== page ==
When it comes to guns, preference counts for everything. Over the years a lot of people develop a preference for revolvers because of reliability. It is one thing if you regularly practice shooting your main carry or nightstand gun. Then you can probably get by with a full frame semi-automatic, because over time you’ll pick up quirks with the gun and figure out how to work around them. But a lot of people aren’t able to shoot a lot and only get out with a gun a few times per year if that.
I’ve neglected to shoot regularly many of my carry guns over the years, and without fail the semi-autos eventually fail. Gunk from my pocket gets in the slide, or the mag release starts to pop the mag out unexpectedly, those kinds of things. I have never had a semi-auto stand the ultimate test of prolonged carry with no maintenance and go bang every time when I decide to actually test it. Even the guns I thought most tried and true (like my AMT Backup), eventually failed to fire either the first or the second shot.
No doubt many of you will comment at how one should regularly shoot and fully clean and lubricate a gun that you trust your life to, but in a busy world I can assure you that I’m not alone in failing to do this regularly. If you ask most lifetime shooters with decades of concealed carry to their credit, they will nearly always tell you that they have developed a preference for the revolver. The reason is that they always go bang, no matter what, and you don’t have to do anything with them to guarantee reliability.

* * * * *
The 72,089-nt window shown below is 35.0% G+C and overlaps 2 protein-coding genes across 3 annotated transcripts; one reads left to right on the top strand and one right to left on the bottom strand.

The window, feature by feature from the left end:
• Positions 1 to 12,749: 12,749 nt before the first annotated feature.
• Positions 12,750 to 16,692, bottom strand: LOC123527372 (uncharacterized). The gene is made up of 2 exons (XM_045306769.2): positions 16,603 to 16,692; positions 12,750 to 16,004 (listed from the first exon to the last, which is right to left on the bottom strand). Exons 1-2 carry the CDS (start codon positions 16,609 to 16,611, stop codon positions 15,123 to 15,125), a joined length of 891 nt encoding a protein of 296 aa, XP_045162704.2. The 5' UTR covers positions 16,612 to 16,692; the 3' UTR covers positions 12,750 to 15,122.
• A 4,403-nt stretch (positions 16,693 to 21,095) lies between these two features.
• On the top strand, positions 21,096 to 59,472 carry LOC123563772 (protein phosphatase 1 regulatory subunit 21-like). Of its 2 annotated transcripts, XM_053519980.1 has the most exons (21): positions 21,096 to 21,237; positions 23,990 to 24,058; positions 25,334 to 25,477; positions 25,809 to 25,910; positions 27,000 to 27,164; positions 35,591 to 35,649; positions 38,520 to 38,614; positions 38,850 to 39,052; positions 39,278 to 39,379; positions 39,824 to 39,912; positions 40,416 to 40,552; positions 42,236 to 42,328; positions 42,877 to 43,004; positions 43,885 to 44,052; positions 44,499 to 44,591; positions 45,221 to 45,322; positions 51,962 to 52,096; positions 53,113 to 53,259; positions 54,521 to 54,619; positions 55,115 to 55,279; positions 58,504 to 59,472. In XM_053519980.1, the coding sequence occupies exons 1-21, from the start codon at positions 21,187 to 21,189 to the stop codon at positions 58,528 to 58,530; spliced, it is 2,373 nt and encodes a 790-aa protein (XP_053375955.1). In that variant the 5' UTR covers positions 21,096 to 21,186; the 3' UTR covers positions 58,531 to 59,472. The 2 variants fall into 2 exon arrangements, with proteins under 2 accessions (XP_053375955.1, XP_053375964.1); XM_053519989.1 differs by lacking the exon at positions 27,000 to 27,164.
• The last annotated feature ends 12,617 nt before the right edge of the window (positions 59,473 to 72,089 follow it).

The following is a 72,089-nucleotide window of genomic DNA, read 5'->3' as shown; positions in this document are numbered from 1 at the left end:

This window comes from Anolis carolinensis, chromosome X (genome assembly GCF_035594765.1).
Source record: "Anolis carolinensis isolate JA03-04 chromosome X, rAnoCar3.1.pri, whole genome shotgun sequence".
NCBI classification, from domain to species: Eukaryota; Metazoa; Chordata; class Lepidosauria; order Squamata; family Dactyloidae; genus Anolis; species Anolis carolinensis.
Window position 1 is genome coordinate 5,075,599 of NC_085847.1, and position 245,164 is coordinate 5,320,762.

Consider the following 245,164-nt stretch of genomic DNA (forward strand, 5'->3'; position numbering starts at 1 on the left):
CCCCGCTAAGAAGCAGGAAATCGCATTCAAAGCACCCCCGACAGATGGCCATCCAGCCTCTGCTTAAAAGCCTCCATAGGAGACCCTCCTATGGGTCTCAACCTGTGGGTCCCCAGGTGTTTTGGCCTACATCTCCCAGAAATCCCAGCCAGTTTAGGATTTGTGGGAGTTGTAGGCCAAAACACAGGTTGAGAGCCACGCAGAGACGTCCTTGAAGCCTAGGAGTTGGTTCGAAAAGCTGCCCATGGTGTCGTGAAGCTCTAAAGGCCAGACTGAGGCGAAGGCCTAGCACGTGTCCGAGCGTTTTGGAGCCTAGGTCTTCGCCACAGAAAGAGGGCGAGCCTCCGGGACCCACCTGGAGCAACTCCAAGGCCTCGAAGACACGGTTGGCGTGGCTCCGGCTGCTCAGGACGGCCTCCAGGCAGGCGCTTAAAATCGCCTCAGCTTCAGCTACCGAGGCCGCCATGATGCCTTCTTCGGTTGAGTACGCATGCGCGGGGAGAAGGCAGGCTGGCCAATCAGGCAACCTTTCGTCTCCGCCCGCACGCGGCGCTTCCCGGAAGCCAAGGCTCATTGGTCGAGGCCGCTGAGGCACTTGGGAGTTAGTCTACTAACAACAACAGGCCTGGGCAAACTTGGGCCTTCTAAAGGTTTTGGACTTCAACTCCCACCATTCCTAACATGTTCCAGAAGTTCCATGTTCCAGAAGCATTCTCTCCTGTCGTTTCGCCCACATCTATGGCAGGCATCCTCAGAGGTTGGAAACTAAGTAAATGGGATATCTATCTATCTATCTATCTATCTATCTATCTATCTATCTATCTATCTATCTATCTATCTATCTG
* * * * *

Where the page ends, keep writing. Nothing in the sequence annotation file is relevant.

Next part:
This new SP101 has adjustable sights, with a a fiber optic front, and I think they are a big selling point for this gun. Rarely does a fixed sight revolver shoot to exactly point of aim out of the box. You either have to bring it to a gunsmith to work on for you, or you just learn to adjust your sight picture to where the shoots. If you are not carrying a gun under clothing that adjustable sights could snag on, as I said, like a ranch gun or a hunting backup, there is no reason to not have adjustable sights. Shooting exactly to point of aim is always the best case. And for low light, like a nightstand gun, the fiber front picks up as much available light as possible, without having to rely on a coating that has to “charge” from a light source, or that is an expensive glowing element. Many devotees of the SP101 platform will welcome this new addition.
Our test gun you see in the pictures is almost hard to write about because it was so boringly good. The trigger pull is smooth and doesn’t stack up. The accuracy was for me about the best I can shoot from a bag at 10 yards, just over an inch, and of course, in several hundred round of .357 Magnum and .38 Special, I didn’t experience a failure. It locks up sure and tight, and even with full power Hornady Critical Defense carry rounds I found the ergonomics and grip of the SP101 to be easy, manageable, and not punishing at all. The 4.2 inch barrel produced 1425 feet per second with the125 grain Hornady Critical Defense, close to the 1500 on the box produced by Hornady with an 8 inch test barrel.
Ruger revolvers are known to be affordable and dependable, and this SP101 line has now served an entire generation with from what I have seen an unblemished record. I’ve never heard a bad word about one. Preference is everything, and a lot of people prefer the SP101 to the other small .357 Magnum revolvers out there. Stop by your local gunshop and check out this new slightly oddball SP101 with a long barrel and adjustable sights. You may find that you prefer it.
Ruger Firearms SP101